The Federal Reserve noted that cheap oil prices and the stronger dollar may mean that the first hike will come when the core inflation is low. However, members see the decline in inflation as a temporary situation and said they expect inflation to move gradually back toward its target as the job market improves and the impact of cheaper energy dissipates.
Chair Janet Yellen told reporters afterward rates wouldn’t begin to rise for at least two more meetings. The latest minutes showed broad support for Yellen’s assessment of the likely timing of the first interest rate increase since 2006.
"With lower energy prices and the stronger dollar likely to keep inflation below target for some time, it was noted that the Committee might begin normalization at a time when core inflation was near current levels, although in that circumstance participants would want to be reasonably confident that inflation will move back toward 2% over time,” the minutes showed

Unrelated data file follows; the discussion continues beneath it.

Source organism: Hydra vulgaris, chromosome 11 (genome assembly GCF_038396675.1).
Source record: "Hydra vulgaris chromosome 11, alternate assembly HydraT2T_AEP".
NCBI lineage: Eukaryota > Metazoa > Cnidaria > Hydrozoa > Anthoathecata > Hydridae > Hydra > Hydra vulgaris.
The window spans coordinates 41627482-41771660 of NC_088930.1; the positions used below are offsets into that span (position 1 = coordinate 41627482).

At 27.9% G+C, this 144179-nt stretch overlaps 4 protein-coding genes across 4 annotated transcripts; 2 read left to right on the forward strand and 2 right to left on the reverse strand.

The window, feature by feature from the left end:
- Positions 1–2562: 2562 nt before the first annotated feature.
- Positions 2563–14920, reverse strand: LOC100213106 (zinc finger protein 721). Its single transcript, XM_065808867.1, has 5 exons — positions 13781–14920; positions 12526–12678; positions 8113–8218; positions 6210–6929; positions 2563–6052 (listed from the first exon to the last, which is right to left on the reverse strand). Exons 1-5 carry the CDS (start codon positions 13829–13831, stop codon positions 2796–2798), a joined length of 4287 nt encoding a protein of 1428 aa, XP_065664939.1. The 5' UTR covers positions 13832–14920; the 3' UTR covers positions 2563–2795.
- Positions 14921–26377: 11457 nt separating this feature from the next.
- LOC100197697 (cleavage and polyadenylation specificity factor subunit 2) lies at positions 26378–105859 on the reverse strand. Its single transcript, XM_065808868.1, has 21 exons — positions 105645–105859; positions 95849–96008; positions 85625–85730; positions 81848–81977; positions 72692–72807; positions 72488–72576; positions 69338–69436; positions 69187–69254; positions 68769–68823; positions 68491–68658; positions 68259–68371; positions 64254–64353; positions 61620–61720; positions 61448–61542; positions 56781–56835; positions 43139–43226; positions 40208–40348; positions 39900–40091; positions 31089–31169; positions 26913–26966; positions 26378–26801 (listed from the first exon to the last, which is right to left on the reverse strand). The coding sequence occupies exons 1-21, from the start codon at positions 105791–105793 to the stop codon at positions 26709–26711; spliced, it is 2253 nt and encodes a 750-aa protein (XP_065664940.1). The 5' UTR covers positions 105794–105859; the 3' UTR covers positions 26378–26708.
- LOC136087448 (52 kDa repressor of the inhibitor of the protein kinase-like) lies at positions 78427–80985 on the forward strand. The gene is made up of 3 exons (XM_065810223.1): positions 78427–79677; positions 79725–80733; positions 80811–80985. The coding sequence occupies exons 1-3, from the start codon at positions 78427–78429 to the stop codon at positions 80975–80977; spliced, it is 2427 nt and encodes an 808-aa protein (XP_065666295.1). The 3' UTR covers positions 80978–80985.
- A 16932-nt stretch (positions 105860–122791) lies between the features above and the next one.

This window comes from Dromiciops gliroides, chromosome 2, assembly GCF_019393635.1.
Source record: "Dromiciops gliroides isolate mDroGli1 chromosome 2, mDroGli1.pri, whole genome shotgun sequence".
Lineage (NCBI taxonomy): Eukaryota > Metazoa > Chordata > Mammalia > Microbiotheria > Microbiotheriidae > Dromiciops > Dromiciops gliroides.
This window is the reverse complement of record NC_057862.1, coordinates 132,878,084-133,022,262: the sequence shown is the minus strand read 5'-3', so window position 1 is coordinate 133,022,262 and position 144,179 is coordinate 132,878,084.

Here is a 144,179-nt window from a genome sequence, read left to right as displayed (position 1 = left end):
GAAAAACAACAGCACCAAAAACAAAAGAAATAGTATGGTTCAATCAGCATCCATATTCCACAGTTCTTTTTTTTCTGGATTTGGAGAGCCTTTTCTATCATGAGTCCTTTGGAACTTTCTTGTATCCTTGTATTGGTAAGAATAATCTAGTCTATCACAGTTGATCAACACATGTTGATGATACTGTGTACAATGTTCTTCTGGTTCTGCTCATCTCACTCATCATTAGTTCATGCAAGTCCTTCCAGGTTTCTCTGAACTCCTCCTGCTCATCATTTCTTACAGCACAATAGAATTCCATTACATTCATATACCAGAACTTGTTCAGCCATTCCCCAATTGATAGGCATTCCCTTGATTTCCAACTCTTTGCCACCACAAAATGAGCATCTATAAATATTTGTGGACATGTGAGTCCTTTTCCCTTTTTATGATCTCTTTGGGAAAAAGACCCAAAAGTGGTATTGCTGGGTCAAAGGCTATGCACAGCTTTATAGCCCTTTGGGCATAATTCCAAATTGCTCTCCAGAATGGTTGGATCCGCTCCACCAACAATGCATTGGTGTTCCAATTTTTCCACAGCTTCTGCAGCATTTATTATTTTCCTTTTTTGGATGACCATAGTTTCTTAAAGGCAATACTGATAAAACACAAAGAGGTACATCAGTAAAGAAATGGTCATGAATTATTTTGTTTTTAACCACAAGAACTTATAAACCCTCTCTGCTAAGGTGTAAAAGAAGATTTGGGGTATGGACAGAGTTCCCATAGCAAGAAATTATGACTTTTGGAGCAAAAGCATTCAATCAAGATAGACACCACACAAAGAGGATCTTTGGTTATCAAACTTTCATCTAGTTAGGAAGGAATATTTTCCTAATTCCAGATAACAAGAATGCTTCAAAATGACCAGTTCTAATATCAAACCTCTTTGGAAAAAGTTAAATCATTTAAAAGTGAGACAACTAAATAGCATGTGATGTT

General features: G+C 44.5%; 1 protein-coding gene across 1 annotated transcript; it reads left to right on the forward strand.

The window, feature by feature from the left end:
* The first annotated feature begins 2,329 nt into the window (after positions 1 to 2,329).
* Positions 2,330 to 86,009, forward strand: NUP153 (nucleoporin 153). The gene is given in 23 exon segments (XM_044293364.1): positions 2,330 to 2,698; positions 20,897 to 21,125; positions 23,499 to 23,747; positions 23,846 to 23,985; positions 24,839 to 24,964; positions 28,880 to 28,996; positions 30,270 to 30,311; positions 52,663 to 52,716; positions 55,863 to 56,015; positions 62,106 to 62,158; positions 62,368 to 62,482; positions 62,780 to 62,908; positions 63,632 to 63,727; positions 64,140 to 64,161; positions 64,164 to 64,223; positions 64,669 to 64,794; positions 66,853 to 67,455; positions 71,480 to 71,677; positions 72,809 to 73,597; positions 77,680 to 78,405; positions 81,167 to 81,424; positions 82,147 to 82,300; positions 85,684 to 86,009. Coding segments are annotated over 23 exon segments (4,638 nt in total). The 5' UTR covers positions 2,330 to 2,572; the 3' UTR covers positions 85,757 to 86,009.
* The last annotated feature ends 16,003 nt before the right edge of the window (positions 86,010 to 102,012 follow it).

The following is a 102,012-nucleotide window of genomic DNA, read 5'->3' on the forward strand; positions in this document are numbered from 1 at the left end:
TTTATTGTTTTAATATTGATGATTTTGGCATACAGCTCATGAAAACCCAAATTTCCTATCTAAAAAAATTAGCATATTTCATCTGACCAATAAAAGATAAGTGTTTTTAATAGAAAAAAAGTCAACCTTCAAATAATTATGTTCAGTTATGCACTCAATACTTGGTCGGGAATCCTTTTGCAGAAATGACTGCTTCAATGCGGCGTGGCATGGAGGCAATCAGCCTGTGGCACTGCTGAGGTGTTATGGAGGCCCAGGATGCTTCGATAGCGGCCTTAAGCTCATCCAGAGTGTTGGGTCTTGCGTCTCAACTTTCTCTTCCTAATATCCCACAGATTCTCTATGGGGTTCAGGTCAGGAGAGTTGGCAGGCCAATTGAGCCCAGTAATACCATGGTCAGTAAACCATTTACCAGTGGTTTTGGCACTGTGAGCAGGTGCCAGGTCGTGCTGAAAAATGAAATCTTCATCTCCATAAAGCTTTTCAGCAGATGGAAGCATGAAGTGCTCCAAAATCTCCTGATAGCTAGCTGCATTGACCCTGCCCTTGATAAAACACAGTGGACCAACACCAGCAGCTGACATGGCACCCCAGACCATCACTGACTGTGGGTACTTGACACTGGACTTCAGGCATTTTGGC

The Fed did stress that the timing of the first rate rise would depend on incoming economic data. Some members expressed concern that the use of the word “patient” could risk being interpreted by Wall Street as restricting the first rate increase to mid-2015, without allowing for the possibility that new data could trigger an earlier or later move.
Charles Evans, president of the Federal Reserve Bank of Chicago said shortly after the minutes were released that the U.S. might not hit the Fed’s target inflation rate until 2018 and he doesn’t advocate raising interest rates until 2016.
“We should be patient about maintaining the stance of our current policies,” Evans said at an event held at the Federal Reserve Bank of Chicago. “We should be in no hurry to raise interest rates.”
In the latest Federal Open Market Committee (FOMC) minutes, officials agreed that interest rates are unlikely to rise before April, but the exact timing of the increase depends on the health of the economy.